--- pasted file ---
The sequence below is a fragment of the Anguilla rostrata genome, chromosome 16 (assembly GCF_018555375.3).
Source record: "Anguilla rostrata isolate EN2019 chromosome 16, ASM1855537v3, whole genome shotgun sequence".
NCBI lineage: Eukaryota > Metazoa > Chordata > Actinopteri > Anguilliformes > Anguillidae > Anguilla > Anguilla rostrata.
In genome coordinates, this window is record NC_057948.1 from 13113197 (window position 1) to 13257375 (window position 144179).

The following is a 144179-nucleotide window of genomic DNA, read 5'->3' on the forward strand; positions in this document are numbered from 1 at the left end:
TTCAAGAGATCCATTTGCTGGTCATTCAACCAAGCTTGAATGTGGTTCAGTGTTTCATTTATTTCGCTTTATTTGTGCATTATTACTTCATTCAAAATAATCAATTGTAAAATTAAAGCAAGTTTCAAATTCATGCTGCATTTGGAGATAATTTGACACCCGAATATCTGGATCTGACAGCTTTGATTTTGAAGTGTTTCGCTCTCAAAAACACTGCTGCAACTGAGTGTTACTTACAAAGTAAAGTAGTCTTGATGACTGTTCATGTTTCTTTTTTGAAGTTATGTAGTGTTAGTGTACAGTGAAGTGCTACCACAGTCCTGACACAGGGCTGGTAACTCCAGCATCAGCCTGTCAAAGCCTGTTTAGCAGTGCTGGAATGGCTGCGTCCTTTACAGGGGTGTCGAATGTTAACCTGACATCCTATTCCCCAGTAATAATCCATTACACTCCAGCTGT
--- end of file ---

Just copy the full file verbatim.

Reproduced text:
The sequence below is a fragment of the Anguilla rostrata genome, chromosome 16 (assembly GCF_018555375.3).
Source record: "Anguilla rostrata isolate EN2019 chromosome 16, ASM1855537v3, whole genome shotgun sequence".
NCBI lineage: Eukaryota > Metazoa > Chordata > Actinopteri > Anguilliformes > Anguillidae > Anguilla > Anguilla rostrata.
In genome coordinates, this window is record NC_057948.1 from 13113197 (window position 1) to 13257375 (window position 144179).

The following is a 144179-nucleotide window of genomic DNA, read 5'->3' on the forward strand; positions in this document are numbered from 1 at the left end:
TTCAAGAGATCCATTTGCTGGTCATTCAACCAAGCTTGAATGTGGTTCAGTGTTTCATTTATTTCGCTTTATTTGTGCATTATTACTTCATTCAAAATAATCAATTGTAAAATTAAAGCAAGTTTCAAATTCATGCTGCATTTGGAGATAATTTGACACCCGAATATCTGGATCTGACAGCTTTGATTTTGAAGTGTTTCGCTCTCAAAAACACTGCTGCAACTGAGTGTTACTTACAAAGTAAAGTAGTCTTGATGACTGTTCATGTTTCTTTTTTGAAGTTATGTAGTGTTAGTGTACAGTGAAGTGCTACCACAGTCCTGACACAGGGCTGGTAACTCCAGCATCAGCCTGTCAAAGCCTGTTTAGCAGTGCTGGAATGGCTGCGTCCTTTACAGGGGTGTCGAATGTTAACCTGACATCCTATTCCCCAGTAATAATCCATTACACTCCAGCTGT